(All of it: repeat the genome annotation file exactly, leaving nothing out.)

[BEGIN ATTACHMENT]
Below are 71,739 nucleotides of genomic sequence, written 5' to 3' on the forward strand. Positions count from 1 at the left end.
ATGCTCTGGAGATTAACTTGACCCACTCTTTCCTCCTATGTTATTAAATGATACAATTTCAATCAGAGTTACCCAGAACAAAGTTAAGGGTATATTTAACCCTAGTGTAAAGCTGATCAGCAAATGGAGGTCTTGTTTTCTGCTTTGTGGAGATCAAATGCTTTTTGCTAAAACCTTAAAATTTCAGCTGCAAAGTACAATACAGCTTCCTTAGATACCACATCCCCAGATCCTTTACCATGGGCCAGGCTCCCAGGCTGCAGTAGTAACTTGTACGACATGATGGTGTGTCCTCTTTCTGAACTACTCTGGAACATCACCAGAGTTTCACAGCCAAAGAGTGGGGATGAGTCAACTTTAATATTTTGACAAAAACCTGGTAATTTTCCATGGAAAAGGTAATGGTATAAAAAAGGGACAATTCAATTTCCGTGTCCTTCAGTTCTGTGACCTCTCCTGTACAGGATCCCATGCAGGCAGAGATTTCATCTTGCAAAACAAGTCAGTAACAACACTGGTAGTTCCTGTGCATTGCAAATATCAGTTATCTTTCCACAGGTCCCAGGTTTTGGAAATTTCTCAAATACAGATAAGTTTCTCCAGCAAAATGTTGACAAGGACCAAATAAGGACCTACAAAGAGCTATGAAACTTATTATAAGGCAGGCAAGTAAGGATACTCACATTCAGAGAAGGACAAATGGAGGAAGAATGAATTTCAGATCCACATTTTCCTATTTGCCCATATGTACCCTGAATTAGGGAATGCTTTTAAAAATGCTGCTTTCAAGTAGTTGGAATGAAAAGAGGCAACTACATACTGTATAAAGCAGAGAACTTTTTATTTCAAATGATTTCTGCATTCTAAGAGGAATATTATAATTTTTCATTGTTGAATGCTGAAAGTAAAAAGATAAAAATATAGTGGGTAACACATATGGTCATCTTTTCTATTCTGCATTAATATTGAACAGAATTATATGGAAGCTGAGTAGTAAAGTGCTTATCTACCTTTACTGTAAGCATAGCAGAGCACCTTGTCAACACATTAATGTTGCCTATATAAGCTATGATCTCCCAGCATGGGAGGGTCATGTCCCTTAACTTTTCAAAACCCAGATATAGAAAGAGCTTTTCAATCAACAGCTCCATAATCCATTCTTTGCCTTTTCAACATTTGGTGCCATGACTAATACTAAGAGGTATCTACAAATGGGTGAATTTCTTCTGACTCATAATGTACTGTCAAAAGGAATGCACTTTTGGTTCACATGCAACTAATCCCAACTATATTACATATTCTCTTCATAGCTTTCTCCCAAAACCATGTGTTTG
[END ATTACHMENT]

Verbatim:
Below are 71,739 nucleotides of genomic sequence, written 5' to 3' on the forward strand. Positions count from 1 at the left end.
ATGCTCTGGAGATTAACTTGACCCACTCTTTCCTCCTATGTTATTAAATGATACAATTTCAATCAGAGTTACCCAGAACAAAGTTAAGGGTATATTTAACCCTAGTGTAAAGCTGATCAGCAAATGGAGGTCTTGTTTTCTGCTTTGTGGAGATCAAATGCTTTTTGCTAAAACCTTAAAATTTCAGCTGCAAAGTACAATACAGCTTCCTTAGATACCACATCCCCAGATCCTTTACCATGGGCCAGGCTCCCAGGCTGCAGTAGTAACTTGTACGACATGATGGTGTGTCCTCTTTCTGAACTACTCTGGAACATCACCAGAGTTTCACAGCCAAAGAGTGGGGATGAGTCAACTTTAATATTTTGACAAAAACCTGGTAATTTTCCATGGAAAAGGTAATGGTATAAAAAAGGGACAATTCAATTTCCGTGTCCTTCAGTTCTGTGACCTCTCCTGTACAGGATCCCATGCAGGCAGAGATTTCATCTTGCAAAACAAGTCAGTAACAACACTGGTAGTTCCTGTGCATTGCAAATATCAGTTATCTTTCCACAGGTCCCAGGTTTTGGAAATTTCTCAAATACAGATAAGTTTCTCCAGCAAAATGTTGACAAGGACCAAATAAGGACCTACAAAGAGCTATGAAACTTATTATAAGGCAGGCAAGTAAGGATACTCACATTCAGAGAAGGACAAATGGAGGAAGAATGAATTTCAGATCCACATTTTCCTATTTGCCCATATGTACCCTGAATTAGGGAATGCTTTTAAAAATGCTGCTTTCAAGTAGTTGGAATGAAAAGAGGCAACTACATACTGTATAAAGCAGAGAACTTTTTATTTCAAATGATTTCTGCATTCTAAGAGGAATATTATAATTTTTCATTGTTGAATGCTGAAAGTAAAAAGATAAAAATATAGTGGGTAACACATATGGTCATCTTTTCTATTCTGCATTAATATTGAACAGAATTATATGGAAGCTGAGTAGTAAAGTGCTTATCTACCTTTACTGTAAGCATAGCAGAGCACCTTGTCAACACATTAATGTTGCCTATATAAGCTATGATCTCCCAGCATGGGAGGGTCATGTCCCTTAACTTTTCAAAACCCAGATATAGAAAGAGCTTTTCAATCAACAGCTCCATAATCCATTCTTTGCCTTTTCAACATTTGGTGCCATGACTAATACTAAGAGGTATCTACAAATGGGTGAATTTCTTCTGACTCATAATGTACTGTCAAAAGGAATGCACTTTTGGTTCACATGCAACTAATCCCAACTATATTACATATTCTCTTCATAGCTTTCTCCCAAAACCATGTGTTTG